Last week Jacques Delors, the creator of the modern European Union, seemed to concede the possibility of defeat in the face of the onslaught from the Non camp by indicating that it would not be fatal to vote no.

‘There could be a plan B,’ said Delors. This remark was doubtless intended to provide an exit route in the event of the disaster of a no vote. But it has also had the effect of licensing the French to vote Non without fatal consequences.

Sometimes it seems almost as hard to find a ‘Yes’ voter as it was to find a Blair supporter before the British election. This does not mean that they do not exist, but they are muted, nervous and defensive.

I attended a Socialist rally in central Paris on Tuesday morning addressed by Delors and Elisabeth Guigou, the former Socialist minister for employment. Barely a dozen voters — as opposed to journalists and hangers-on — turned up. The most eloquent supporters of the constitution I have found come from France’s tiny fraternity of free marketeers, such as Sabine Herold from the think-tank Liberté-Cherie, the nearest thing France possesses to the Institute of Economic Affairs. Ms Herold argues that the European constitution has the capacity to do for France something like what Margaret Thatcher did for Britain 20 years ago. That, of course, is exactly what the Non campaign fears.

This paradox is very marked. Opponents of the constitution in France fear that it will open the way to a shapeless future, while in Britain the No campaign warns that it will take us back to a shapeless past. In certain respects the paradox is easy to resolve. The rigidity of French social and economic structures is so strong that France has turned into a backward country while Britain remains fairly competitive. This contrast is so marked that it is far from ludicrous to assert that the same constitution can pull France forward while dragging Britain back.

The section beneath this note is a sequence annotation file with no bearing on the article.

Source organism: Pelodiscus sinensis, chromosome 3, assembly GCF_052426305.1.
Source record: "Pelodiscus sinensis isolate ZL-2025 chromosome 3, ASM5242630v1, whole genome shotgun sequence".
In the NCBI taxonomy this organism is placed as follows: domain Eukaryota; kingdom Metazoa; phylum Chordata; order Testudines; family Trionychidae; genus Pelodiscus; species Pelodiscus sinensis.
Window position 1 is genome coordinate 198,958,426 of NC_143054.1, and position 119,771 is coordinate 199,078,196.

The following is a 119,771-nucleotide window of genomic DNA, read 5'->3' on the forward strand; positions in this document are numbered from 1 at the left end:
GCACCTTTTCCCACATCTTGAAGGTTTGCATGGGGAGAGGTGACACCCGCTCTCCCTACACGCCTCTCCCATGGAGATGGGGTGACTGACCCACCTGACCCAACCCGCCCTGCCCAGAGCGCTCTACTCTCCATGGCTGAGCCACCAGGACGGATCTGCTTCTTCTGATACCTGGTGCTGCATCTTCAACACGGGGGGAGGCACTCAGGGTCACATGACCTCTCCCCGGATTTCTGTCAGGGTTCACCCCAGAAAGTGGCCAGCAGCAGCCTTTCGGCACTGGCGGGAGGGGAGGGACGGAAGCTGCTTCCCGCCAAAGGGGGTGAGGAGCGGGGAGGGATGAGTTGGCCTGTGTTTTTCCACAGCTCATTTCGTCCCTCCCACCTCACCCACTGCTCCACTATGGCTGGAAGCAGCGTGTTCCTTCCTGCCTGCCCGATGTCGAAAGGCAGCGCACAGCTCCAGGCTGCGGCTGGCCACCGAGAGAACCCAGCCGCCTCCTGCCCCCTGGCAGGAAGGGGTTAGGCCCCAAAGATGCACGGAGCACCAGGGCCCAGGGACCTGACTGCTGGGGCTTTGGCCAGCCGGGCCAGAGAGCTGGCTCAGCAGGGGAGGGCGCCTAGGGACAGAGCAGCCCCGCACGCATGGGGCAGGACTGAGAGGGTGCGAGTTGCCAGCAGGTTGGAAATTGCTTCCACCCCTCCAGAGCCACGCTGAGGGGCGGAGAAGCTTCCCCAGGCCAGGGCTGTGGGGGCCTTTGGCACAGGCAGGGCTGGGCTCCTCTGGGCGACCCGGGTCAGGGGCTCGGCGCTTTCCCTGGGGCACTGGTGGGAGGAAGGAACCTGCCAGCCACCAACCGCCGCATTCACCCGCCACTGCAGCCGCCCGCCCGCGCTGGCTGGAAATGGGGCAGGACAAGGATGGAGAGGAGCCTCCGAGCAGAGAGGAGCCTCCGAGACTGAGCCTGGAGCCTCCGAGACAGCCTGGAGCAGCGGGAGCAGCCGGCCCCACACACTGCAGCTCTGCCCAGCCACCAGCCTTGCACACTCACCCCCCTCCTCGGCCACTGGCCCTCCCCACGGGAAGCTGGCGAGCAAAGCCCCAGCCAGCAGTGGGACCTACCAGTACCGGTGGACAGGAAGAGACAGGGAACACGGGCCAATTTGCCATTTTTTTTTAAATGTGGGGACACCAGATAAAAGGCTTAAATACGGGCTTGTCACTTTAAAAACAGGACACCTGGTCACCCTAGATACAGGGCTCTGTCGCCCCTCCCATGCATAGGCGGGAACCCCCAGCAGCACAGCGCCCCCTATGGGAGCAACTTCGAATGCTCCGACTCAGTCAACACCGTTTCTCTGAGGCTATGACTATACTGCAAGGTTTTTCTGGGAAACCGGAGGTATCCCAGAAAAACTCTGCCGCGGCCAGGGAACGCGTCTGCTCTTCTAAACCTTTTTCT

Nevertheless, the European constitution is a much more complicated matter than it seems at first sight from a Eurosceptic point of view. There is a faction of Euroscepticism — more strongly represented by Ukip than by mainstream Conservative party critics of the European Union — which is indeed an angry rejection of the modern world. It is animated by dislike of immigration, globalisation and the loss of ancient symbols of national identity — the same kind of scream of anguish that we are seeing from the French Non campaign this week. But there is also a more advanced and attractive Euroscepticism whose most potent criticism of the EU has been its selfish parochialism and backwardness, and the free operation of markets. These free-trading Eurosceptics have a problem when it comes to the European constitution. They can hardly fail to acknowledge that the constitution upon which France is voting this week is partly animated by the need to adapt Europe for the arrival of new countries from behind the former Iron Curtain, and in due course bring in Turkey and other states. The amusing possibility is starting to emerge that these kinds of Eurosceptics may yet find that they have much more in common with Jacques Delors and his French Socialists than the baffled Gaullists, Le Pen’s National Front and the angry trade unionists who will line up against the constitution next Sunday.

Peter Oborne will present a report on the French constitutional referendum for The World Tonight on BBC Radio Four at 10 p.m. on Tuesday and Thursday.